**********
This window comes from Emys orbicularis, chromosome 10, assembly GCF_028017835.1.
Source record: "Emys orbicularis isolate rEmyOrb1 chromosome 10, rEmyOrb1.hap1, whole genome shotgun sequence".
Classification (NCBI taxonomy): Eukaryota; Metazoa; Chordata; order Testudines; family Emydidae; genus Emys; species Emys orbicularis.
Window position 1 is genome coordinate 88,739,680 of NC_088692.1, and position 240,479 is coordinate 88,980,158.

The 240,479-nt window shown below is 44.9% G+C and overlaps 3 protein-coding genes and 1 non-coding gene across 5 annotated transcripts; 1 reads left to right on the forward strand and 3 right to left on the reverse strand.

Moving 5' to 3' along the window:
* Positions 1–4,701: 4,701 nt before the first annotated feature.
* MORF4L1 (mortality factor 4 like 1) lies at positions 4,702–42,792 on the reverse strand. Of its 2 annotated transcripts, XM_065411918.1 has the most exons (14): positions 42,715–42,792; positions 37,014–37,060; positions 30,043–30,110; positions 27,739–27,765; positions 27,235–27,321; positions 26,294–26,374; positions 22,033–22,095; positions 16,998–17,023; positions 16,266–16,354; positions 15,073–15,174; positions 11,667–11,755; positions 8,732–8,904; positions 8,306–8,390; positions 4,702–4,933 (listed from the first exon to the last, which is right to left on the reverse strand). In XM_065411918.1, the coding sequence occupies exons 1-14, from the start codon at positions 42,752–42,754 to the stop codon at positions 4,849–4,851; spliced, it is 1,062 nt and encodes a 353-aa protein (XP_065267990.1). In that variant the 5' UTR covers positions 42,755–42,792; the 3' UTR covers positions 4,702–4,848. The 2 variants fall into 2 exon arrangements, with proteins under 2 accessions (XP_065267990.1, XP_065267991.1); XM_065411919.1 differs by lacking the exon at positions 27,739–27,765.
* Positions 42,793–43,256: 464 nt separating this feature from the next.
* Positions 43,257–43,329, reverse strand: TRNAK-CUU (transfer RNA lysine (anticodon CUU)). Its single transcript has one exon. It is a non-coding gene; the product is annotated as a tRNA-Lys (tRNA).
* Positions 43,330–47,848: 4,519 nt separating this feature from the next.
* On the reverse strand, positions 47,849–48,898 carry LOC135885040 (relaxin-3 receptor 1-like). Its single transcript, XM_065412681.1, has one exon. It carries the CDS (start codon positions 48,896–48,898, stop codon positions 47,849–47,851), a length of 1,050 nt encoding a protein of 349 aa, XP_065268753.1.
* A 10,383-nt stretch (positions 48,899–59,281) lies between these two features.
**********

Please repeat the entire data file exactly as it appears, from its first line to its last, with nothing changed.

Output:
This window comes from Emys orbicularis, chromosome 10, assembly GCF_028017835.1.
Source record: "Emys orbicularis isolate rEmyOrb1 chromosome 10, rEmyOrb1.hap1, whole genome shotgun sequence".
Classification (NCBI taxonomy): Eukaryota; Metazoa; Chordata; order Testudines; family Emydidae; genus Emys; species Emys orbicularis.
Window position 1 is genome coordinate 88,739,680 of NC_088692.1, and position 240,479 is coordinate 88,980,158.

The 240,479-nt window shown below is 44.9% G+C and overlaps 3 protein-coding genes and 1 non-coding gene across 5 annotated transcripts; 1 reads left to right on the forward strand and 3 right to left on the reverse strand.

Moving 5' to 3' along the window:
* Positions 1–4,701: 4,701 nt before the first annotated feature.
* MORF4L1 (mortality factor 4 like 1) lies at positions 4,702–42,792 on the reverse strand. Of its 2 annotated transcripts, XM_065411918.1 has the most exons (14): positions 42,715–42,792; positions 37,014–37,060; positions 30,043–30,110; positions 27,739–27,765; positions 27,235–27,321; positions 26,294–26,374; positions 22,033–22,095; positions 16,998–17,023; positions 16,266–16,354; positions 15,073–15,174; positions 11,667–11,755; positions 8,732–8,904; positions 8,306–8,390; positions 4,702–4,933 (listed from the first exon to the last, which is right to left on the reverse strand). In XM_065411918.1, the coding sequence occupies exons 1-14, from the start codon at positions 42,752–42,754 to the stop codon at positions 4,849–4,851; spliced, it is 1,062 nt and encodes a 353-aa protein (XP_065267990.1). In that variant the 5' UTR covers positions 42,755–42,792; the 3' UTR covers positions 4,702–4,848. The 2 variants fall into 2 exon arrangements, with proteins under 2 accessions (XP_065267990.1, XP_065267991.1); XM_065411919.1 differs by lacking the exon at positions 27,739–27,765.
* Positions 42,793–43,256: 464 nt separating this feature from the next.
* Positions 43,257–43,329, reverse strand: TRNAK-CUU (transfer RNA lysine (anticodon CUU)). Its single transcript has one exon. It is a non-coding gene; the product is annotated as a tRNA-Lys (tRNA).
* Positions 43,330–47,848: 4,519 nt separating this feature from the next.
* On the reverse strand, positions 47,849–48,898 carry LOC135885040 (relaxin-3 receptor 1-like). Its single transcript, XM_065412681.1, has one exon. It carries the CDS (start codon positions 48,896–48,898, stop codon positions 47,849–47,851), a length of 1,050 nt encoding a protein of 349 aa, XP_065268753.1.
* A 10,383-nt stretch (positions 48,899–59,281) lies between these two features.